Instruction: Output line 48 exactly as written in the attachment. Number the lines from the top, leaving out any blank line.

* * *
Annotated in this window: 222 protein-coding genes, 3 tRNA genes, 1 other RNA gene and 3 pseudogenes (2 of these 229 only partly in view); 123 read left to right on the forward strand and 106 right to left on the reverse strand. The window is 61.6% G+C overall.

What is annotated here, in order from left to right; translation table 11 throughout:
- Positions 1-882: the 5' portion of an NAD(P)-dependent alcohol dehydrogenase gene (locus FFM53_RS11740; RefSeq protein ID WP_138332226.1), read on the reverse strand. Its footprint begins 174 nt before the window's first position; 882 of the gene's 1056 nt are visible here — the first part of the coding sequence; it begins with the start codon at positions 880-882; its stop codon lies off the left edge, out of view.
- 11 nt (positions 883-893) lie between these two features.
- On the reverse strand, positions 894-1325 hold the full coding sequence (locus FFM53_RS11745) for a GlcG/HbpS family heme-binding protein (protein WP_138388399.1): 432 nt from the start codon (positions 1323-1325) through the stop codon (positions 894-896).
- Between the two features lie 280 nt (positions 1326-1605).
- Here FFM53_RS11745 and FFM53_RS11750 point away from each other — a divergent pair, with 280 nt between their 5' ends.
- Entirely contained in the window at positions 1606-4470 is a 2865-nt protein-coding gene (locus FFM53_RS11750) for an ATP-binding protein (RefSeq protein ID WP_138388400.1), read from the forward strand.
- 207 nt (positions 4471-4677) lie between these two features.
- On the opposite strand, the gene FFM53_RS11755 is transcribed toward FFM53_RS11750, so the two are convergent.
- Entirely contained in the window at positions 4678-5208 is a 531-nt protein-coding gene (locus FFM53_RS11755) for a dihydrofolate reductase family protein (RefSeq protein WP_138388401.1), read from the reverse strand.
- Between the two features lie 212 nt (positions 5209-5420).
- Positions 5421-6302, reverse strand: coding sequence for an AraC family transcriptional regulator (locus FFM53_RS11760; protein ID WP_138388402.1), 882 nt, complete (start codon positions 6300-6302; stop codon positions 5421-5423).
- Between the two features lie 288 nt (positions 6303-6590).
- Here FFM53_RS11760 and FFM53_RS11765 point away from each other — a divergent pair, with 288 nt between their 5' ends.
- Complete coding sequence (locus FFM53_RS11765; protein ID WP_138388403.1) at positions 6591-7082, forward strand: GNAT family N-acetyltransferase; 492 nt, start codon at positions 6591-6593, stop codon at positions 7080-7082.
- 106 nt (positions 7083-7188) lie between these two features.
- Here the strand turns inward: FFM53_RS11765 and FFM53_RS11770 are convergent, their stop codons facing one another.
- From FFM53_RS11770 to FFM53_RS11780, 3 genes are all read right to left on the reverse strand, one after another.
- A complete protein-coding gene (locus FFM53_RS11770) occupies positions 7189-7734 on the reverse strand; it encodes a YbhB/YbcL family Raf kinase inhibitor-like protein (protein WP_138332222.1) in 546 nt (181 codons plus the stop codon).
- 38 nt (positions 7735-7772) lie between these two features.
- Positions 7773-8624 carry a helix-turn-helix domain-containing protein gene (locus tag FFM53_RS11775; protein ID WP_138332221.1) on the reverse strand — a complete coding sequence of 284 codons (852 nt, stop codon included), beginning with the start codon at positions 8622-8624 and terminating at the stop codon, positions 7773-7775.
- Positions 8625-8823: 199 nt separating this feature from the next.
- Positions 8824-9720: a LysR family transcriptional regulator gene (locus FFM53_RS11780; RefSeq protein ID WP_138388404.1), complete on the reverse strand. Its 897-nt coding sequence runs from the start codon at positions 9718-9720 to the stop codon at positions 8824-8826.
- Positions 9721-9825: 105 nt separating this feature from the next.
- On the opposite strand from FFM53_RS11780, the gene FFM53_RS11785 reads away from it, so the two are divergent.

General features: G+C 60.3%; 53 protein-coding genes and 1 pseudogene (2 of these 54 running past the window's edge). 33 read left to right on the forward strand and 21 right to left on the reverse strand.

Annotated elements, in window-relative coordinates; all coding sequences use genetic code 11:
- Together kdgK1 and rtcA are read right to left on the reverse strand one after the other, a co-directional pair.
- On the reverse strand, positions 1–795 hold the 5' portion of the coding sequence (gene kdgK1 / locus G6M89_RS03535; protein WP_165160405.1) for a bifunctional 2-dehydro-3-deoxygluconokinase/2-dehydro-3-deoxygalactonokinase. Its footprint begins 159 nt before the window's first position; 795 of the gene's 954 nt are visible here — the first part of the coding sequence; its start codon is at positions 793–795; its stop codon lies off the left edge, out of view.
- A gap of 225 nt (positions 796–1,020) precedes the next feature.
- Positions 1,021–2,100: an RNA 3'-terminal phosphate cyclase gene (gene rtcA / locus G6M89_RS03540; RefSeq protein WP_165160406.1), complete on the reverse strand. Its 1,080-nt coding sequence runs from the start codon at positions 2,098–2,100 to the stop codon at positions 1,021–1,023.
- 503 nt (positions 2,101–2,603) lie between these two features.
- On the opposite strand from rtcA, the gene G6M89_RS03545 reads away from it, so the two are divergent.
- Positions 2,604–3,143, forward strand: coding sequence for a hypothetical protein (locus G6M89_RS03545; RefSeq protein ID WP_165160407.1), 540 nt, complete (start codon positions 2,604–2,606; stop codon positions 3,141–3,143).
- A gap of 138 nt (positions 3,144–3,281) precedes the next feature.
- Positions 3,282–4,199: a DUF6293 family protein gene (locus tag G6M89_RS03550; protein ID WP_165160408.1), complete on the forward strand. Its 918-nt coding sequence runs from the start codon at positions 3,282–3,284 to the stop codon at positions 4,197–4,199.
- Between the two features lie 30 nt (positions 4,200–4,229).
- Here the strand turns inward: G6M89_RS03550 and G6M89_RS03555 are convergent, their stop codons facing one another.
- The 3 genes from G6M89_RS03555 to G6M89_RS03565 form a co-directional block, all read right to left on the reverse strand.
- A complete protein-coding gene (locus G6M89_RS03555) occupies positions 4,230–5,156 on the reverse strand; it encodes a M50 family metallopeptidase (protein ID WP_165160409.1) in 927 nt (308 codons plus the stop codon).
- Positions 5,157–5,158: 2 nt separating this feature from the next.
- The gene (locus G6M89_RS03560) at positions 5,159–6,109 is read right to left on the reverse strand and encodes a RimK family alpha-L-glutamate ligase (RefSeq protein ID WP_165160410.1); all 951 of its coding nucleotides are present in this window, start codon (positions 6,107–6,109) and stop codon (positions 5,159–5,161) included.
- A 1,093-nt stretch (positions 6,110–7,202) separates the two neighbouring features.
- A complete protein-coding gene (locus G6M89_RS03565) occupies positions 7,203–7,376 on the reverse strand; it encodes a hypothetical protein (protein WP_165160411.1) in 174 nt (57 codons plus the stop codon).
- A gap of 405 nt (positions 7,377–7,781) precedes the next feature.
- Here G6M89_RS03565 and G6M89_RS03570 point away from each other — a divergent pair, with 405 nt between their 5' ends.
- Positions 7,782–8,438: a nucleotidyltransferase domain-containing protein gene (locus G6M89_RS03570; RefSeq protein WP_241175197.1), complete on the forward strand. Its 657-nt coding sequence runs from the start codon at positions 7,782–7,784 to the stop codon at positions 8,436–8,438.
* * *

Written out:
- Positions 7,782–8,438: a nucleotidyltransferase domain-containing protein gene (locus G6M89_RS03570; RefSeq protein WP_241175197.1), complete on the forward strand. Its 657-nt coding sequence runs from the start codon at positions 7,782–7,784 to the stop codon at positions 8,436–8,438.